Monday, November 11, 2013

REVIEW: 'The Blacklist' Forces an Emotional Connection But Still Creates Meaningful Character Development in 'General Ludd'

NBC's The Blacklist - Episode 1.08 General Ludd

Liz uncovers an elaborate plot to destroy the country's financial system when a new name on the Blacklist is revealed by Red. Meanwhile, Tom supports Liz when a family member falls ill.

What The Blacklist needed to do in order to be an entertaining series on a week-to-week basis was craft interesting villains who pop up for just one week and make a great impression while also clearly defining interesting dilemmas for its main characters. And the show is getting increasingly better at both of those qualities as of late.

Last week's episode with guest star Robert Sean Leonard was the best installment so far because it clearly outlined a character motivation for that villain. But it was also very easy to understand why he would do the heinous things he did. That in turn set up an interesting moral dilemma for Liz that helped round out who she is in this world of taking down the baddest of the bad criminals outside of the grand mythology of the show.

This week's blacklister is played by Justin Kirk and he plays it well. It's just sorely lacking any kind of emotional connection and depth. Meera and Donald quickly spurt out some exposition about how he turned into this way of thinking because of his father. But it just doesn't stick in a meaningful way that makes this story stick out other than being The Blacklist's attempt at covering real-life groups like Anonymous.

Interesting personal stakes for the main characters does not necessarily mean creating a mystery that surrounds the character. For example, Tom Keen isn't a character. He's a plot point only being defined so far by the mysterious box underneath the floorboards and whether or not he has nefarious allegiances. And in the beginning, Red and Liz too were enigmas surrounded in mystery. But those two have opened up in meaningful ways throughout these last few episodes. The episode's strongest scenes were the ones between James Spader and William Sadler because it didn't feel like the show going through the motions of a plot. Instead it felt like two old friends catching up as one is about to meet his demise.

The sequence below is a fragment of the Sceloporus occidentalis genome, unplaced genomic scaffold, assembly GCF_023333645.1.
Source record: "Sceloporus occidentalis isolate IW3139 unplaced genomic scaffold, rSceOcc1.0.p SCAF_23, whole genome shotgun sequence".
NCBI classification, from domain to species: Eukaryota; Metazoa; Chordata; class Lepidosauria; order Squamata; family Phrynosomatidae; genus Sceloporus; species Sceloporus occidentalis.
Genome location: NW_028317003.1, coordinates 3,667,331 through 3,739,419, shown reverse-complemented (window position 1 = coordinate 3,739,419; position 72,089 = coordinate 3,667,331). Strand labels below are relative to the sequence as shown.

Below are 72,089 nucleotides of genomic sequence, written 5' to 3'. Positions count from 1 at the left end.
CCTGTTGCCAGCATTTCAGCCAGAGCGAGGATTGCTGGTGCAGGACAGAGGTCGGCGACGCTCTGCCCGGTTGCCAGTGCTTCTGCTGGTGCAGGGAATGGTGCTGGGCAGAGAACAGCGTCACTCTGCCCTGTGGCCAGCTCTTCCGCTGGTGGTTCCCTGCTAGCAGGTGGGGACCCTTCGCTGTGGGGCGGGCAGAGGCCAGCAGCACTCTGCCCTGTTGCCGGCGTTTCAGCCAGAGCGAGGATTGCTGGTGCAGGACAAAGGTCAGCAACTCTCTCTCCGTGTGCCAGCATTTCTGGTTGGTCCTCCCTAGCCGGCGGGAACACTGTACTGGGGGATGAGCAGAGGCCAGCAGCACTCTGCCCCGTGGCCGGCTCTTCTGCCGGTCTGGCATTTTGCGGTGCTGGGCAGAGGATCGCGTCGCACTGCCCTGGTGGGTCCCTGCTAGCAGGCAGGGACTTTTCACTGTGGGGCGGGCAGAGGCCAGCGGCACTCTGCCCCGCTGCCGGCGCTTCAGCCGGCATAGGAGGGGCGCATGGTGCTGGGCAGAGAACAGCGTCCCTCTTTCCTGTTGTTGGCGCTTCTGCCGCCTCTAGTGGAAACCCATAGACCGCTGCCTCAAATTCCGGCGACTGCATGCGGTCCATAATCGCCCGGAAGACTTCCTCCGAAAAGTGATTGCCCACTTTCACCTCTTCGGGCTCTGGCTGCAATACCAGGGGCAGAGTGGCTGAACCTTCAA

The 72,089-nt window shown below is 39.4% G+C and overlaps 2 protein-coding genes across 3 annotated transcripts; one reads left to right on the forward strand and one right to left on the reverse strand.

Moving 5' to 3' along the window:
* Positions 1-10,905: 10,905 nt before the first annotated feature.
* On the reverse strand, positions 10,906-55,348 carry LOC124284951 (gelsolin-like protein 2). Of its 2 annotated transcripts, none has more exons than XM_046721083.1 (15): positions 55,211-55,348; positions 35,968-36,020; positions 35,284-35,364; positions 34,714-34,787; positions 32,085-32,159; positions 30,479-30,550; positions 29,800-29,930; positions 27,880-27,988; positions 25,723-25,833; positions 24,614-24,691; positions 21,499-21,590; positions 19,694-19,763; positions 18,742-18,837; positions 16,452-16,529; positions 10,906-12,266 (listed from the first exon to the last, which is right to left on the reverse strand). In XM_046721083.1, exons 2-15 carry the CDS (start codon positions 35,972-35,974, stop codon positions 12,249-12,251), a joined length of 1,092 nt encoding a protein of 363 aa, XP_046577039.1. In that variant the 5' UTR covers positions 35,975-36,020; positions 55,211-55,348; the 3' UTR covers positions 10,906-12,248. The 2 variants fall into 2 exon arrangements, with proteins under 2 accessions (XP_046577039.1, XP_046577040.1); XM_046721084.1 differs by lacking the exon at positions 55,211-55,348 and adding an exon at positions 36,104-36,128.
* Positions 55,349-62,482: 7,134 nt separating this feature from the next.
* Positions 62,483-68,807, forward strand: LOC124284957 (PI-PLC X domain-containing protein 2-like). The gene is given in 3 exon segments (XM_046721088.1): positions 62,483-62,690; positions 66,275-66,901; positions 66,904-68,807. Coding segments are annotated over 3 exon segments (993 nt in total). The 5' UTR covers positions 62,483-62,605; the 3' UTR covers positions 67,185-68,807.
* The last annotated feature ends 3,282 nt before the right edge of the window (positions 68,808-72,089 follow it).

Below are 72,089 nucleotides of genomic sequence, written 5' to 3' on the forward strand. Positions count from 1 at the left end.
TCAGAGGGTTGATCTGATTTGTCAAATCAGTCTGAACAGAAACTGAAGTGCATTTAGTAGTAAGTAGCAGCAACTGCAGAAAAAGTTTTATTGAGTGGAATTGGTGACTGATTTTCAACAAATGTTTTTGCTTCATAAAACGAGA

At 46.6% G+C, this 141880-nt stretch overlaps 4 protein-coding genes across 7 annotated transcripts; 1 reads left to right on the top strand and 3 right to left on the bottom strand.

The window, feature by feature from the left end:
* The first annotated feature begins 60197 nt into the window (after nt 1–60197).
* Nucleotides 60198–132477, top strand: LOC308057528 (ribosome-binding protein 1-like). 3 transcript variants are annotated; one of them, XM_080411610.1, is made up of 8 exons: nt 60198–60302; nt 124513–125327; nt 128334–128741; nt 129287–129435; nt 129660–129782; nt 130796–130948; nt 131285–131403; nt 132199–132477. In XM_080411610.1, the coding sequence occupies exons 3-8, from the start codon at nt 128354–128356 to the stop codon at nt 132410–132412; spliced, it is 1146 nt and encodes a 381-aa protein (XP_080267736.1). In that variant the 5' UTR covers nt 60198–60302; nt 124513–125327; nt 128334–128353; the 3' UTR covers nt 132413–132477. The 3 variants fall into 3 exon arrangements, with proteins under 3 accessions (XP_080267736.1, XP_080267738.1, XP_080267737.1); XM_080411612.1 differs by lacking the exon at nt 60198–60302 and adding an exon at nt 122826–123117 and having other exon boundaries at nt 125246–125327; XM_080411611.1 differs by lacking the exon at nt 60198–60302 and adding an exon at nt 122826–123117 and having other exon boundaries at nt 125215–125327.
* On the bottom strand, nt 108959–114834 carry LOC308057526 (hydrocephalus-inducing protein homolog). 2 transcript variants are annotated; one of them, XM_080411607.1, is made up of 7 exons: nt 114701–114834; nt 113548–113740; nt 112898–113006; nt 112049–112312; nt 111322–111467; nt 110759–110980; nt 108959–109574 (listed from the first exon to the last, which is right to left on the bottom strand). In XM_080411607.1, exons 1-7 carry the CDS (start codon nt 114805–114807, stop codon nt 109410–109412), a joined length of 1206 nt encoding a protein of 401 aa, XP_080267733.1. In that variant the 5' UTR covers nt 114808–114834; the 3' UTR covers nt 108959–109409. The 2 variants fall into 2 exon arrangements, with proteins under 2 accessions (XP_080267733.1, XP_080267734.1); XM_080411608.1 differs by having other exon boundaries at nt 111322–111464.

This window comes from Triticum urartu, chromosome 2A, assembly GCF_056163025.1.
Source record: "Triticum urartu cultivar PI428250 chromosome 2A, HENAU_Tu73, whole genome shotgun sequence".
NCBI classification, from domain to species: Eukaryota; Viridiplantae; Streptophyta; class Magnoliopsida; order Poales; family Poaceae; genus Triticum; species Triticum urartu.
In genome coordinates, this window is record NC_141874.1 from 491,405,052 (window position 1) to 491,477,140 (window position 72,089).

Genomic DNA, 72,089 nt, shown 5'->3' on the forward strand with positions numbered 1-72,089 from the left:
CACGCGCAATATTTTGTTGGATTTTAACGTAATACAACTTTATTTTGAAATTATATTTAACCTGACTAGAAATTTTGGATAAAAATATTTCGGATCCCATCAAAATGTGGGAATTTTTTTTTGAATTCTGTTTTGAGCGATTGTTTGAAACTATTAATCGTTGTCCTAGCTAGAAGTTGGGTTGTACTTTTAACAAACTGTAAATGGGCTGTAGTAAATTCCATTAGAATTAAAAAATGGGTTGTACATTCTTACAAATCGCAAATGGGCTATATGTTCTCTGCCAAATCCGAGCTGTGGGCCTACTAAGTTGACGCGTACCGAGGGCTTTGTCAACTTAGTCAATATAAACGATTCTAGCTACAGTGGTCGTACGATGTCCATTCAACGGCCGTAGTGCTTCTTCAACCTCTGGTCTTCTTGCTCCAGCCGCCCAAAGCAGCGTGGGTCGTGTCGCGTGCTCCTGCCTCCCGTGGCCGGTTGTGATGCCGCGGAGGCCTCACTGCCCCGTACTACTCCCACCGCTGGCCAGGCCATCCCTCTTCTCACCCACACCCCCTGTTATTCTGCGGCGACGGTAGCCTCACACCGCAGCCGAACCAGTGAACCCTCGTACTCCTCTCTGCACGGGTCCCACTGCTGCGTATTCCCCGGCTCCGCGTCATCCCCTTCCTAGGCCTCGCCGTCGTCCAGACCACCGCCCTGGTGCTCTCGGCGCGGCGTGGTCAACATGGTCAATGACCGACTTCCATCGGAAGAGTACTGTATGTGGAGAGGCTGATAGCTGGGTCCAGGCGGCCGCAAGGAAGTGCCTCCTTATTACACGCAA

Liz is both smart and dumb in her interactions with Red tonight. First, I applaud her for thinking like an FBI analyst and being able to look at his pattern and conclude that he took something from Wolf before he was arrested. So, that helps make the FBI appear to be more thoughtful than it typically is. But I'm also curious as to why when Red brings up her father that she doesn't start questioning him again about whether or not they share a past connection.

In "General Ludd," Liz and Red do have a shared emotional connection - in the losing of William Sadler's character, a personal friend and father. That connection in theory makes that final scene where Red asks Liz to tell him stories about him seem like a viable and thematically conclusive sequence. I just don't quite believe that Liz would let herself be vulnerable to Red at this point in time. Two weeks ago, she discovered he was trying to frame Tom and hated him for it. And now, she's willing to open up to him again? That feels too sudden.

Some more thoughts:
  • Justin Kirk just looked really weird with blonde hair.
  • Who didn't laugh when they read "an elaborate plot to destroy the country's financial system" in the episode description?
  • I enjoyed Andrew Dice Clay as the plastic surgeon and asset to Red. Red made sure to keep him in play. So I don't think I would mind another appearance.
  • Red murdering Liz's "father" is something I understand why it happened even though I know it plausibly is very far-fetched. Did no one in the hospital question that it could have been foul play? Wouldn't an autopsy deduce that he died of suffocation and not complications from cancer? Will the show bring this up again as a way to pull Liz and Red apart again?
  • Red being Liz's biological father is the only viable plot thread the show has sub-textually offered. If things really are that simple, I just want the show to put it out there sooner rather than later. I'm still intrigued by it but I do want some answers soon.